Eying the crown in a weak NFC South division, the Saints once again made a handful of win-now moves last offseason, including buying a second selection in the first round of the draft from Philly. With the ripcord of Sean Payton's offensive ingenuity no longer available, losses at receiver and quarterback ultimately proved too great for the defense to overcome. Michael Thomas suffered a toe injury in Week 3 and never returned. Jameis Winston went down with a back issue a few weeks later. He was able to rejoin the Saints as a backup later in the season, but first-year head coach Dennis Allen indicated he never fully recovered. Led by Andy Dalton the rest of the way, a zombified Saints offense averaged fewer than 20 points a game en route to being eliminated from the playoffs a handful of weeks before the season ended.
Key Offensive Stats
- Points per game: 19.4 (22nd)
- EPA per play: -0.03 (21st)
- Dropback EPA per play: 0.02 (17th)
- Passing yards per game: 217.2 (16th)
- Rush EPA per play: -0.11 (27th)
- Rush yards per game: 116.6 (19th)
Longtime Saints offensive coordinator Pete Carmichael was forced to take on a larger role with Payton temporarily retired and the early results were mixed. On the negative side, Alvin Kamara set a career-low in third-down snaps. He also set a career-low by a wide margin in plays lined up as a receiver. On the other hand, Taysom Hill, once thought to be Payton's passion project, blossomed into a weekly big-play threat. The quarterback/tight end/receiver/running back/punt gunner scored nine combined rushing and receiving touchdowns while tossing an additional two scores. He totaled 652 yards from scrimmage, 240 passing yards, and added 169 snaps on special teams. Chris Olave also took flight in his debut season, racking up 72 catches for 1,042 yards. Set to the backdrop of a dismal season from Dalton, the Saints' hit-or-miss offense was an understandable outcome from the reshuffled staff.
Key Defensive Stats
- Points per game: 20.3 (9th)
- EPA per play: -0.03 (10th)
- Dropback EPA per play: -0.01 (8th)
- Passing yards per game: 184.4 (2nd)
- Rush EPA per play: -0.06 (21st)
- Rush yards per game: 130.5 (24th)
With Allen being promoted from defensive coordinator to head coach and his position getting backfilled internally, the defense didn't miss a beat in 2022. Headlined by Cameron Jordan, the Saints joined the Eagles and Cowboys as the only teams with five different players who each recorded at least five sacks. Tyrann Mathieu, brought in to replace Marcus Williams, was a part of four turnovers including three interceptions. New Orleans' biggest weakness was their secondary. Missing Marshon Lattimore for much of the season because of an abdominal issue, the Saints were forced to dig into their reserves at cornerback. Outside of Lattimore, they did not have a top-100 corner according to Pro Football Focus.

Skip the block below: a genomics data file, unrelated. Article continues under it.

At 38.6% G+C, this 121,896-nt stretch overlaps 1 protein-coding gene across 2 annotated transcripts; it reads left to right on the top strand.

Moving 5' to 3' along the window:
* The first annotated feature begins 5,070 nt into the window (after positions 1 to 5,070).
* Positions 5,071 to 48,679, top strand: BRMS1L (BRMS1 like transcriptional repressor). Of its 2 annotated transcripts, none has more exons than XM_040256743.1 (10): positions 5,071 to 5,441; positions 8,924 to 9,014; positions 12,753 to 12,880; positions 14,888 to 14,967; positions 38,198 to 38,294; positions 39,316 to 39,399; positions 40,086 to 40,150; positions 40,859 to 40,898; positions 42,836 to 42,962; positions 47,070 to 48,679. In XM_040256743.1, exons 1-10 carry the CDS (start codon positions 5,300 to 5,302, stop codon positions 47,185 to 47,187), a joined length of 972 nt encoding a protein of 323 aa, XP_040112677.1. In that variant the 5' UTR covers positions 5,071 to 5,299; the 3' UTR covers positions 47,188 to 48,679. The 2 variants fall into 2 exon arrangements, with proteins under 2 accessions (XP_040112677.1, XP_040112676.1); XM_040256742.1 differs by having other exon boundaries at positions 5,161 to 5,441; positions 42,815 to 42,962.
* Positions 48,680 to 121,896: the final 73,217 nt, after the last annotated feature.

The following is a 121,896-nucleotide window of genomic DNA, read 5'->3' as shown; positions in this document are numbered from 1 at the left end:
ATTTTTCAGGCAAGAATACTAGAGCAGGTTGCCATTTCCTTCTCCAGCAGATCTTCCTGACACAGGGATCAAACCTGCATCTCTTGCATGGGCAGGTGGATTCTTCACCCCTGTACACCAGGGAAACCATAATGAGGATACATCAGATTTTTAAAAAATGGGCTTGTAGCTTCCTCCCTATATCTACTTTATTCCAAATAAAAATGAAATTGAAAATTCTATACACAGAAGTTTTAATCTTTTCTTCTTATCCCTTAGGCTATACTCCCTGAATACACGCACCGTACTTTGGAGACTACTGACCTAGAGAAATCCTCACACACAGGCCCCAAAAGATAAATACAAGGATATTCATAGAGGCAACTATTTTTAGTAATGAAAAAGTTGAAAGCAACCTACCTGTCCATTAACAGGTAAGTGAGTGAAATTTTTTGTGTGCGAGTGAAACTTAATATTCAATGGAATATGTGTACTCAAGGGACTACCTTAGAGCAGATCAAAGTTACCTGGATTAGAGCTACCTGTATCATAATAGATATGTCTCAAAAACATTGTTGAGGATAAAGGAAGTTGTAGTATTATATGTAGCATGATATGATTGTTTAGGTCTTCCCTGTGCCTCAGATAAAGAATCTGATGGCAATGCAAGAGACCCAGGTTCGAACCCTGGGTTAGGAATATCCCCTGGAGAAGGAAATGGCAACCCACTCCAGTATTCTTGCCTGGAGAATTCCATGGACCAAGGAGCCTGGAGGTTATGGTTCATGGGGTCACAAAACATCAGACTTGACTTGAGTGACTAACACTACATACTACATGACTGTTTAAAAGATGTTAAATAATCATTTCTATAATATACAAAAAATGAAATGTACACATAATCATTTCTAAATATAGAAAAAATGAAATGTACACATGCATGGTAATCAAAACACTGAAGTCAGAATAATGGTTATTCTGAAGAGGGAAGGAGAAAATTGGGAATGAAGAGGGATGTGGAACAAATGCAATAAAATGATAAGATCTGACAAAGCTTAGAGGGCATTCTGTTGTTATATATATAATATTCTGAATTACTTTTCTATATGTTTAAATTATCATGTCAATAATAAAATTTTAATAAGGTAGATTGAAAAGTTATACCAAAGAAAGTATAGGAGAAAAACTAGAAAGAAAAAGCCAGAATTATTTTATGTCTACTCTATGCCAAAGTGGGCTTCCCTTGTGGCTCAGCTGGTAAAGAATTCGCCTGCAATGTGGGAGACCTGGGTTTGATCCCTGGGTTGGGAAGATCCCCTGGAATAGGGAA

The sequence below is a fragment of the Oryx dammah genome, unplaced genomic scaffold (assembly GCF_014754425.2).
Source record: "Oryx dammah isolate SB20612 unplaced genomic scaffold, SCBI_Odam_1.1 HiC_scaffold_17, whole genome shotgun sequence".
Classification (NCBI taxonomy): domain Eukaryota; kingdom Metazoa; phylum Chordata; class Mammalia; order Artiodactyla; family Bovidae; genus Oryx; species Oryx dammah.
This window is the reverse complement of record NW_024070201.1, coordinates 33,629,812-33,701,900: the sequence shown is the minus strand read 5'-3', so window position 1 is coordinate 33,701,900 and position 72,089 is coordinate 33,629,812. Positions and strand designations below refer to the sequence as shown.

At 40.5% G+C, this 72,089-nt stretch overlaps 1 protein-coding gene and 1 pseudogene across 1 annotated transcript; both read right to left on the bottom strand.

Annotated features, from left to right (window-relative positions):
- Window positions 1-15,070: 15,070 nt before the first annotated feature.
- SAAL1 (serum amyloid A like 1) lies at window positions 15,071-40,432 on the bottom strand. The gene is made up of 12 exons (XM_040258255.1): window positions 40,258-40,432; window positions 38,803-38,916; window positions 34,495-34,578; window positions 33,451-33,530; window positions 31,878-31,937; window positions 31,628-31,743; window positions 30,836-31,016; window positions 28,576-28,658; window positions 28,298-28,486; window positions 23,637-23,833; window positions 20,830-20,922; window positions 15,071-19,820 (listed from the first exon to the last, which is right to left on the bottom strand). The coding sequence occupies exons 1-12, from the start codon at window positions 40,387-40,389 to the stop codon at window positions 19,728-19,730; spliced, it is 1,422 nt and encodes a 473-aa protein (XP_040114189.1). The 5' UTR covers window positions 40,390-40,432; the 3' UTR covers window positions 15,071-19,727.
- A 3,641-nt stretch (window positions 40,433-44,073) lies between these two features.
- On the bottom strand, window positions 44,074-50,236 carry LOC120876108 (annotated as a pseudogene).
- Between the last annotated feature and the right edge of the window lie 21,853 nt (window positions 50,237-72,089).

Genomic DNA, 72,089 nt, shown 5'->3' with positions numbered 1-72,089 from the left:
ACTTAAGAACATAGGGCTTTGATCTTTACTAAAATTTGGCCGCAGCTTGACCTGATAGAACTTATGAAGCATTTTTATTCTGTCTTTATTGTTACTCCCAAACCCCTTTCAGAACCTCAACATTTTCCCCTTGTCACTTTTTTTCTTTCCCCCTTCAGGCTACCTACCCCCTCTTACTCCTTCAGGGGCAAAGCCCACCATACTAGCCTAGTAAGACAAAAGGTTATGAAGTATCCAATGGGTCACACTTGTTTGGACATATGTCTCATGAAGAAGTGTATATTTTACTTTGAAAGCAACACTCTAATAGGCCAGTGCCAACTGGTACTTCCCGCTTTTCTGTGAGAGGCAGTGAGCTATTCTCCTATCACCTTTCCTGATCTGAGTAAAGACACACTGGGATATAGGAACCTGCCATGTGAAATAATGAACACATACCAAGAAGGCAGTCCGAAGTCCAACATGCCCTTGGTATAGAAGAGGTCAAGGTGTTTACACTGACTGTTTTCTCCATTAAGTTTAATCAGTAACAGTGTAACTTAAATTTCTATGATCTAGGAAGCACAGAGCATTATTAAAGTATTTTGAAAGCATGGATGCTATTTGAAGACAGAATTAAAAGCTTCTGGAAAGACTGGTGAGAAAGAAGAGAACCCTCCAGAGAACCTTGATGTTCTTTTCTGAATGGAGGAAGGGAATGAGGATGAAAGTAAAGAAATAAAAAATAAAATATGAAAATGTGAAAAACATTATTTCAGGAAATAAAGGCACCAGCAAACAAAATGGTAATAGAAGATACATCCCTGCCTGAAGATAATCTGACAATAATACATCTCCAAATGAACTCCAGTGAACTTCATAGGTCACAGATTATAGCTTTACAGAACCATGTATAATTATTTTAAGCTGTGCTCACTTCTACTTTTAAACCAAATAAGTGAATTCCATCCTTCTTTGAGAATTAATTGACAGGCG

Draft Picks (Top-150)
29th, 40th, 71st, 115th, and 148th
Notable Free Agents
QB Andy Dalton, DT David Onyemata, LB Kaden Elliss, DT Shy Tuttle, EDGE Marcus Davenport, and WR Jarvis Landry
LG Andrus Peat ($1.4 million in savings), QB Jameis Winston (4.4$ million), and WR Michael Thomas ($1.4 million if post-June 1)
The money gained from a post-June 1 cut isn't usable until the summer, but the Saints simply need to make headway against the cap. Peat and Wintson's cap saving would jump to $11.8 million and $12.8 million respectively if cut or designated as a cut after the first day of June.
The Saints have four defensive tackles set to hit free agency. Even if David Onyemata, the best of the bunch, is brought back, New Orleans could add a player with more potential via the draft.
Thomas's contract was restructured after another lost season. The move makes it far easier for them to move on from him this offseason, which they obviously plan to do.
Cesar Ruiz and Andrus Peat have both been graded as below-average guards in each of the past three seasons. Ruiz is a free agent next year and Peat could be cut to save cap space.
The Saints swapped out a few position coaches in the offseason. Their big change, however, will be at defensive coordinator. With Dennis Allen being promoted from that role to head coach last year, Ryan Nielsen and Kris Richard took over as co-defensive coordinators. Both coaches received interest from other teams but only Nielsen landed a gig, taking over as the next defensive coordinator for Atlanta. The team then parted ways with Richard and hired former Browns defensive coordinator Joe Woods. Allen called the plays on defense last year and that isn't expected to change, so this isn't a major shift for the defense.
Quarterback is arguably the team's biggest need, but with their first pick coming at No. 30, it's hard to see how they can do more than build a sturdier bridge at the position. Veterans like Derek Carr and Jimmy Garoppolo are on the table, but the Saints could ultimately ride out Winston's contract before replacing him in next year's draft. Facing an NFC South division that was weak before Tom Brady's retirement, an improved Saints roster will be a legitimate playoff contender, though their Super Bowl aspirations are questionable. It's safe to expect the usual offseason from New Orleans again this year. They will continue making their contract restructures to get compliant with the cap before doing their best to reload for another fringe playoff season.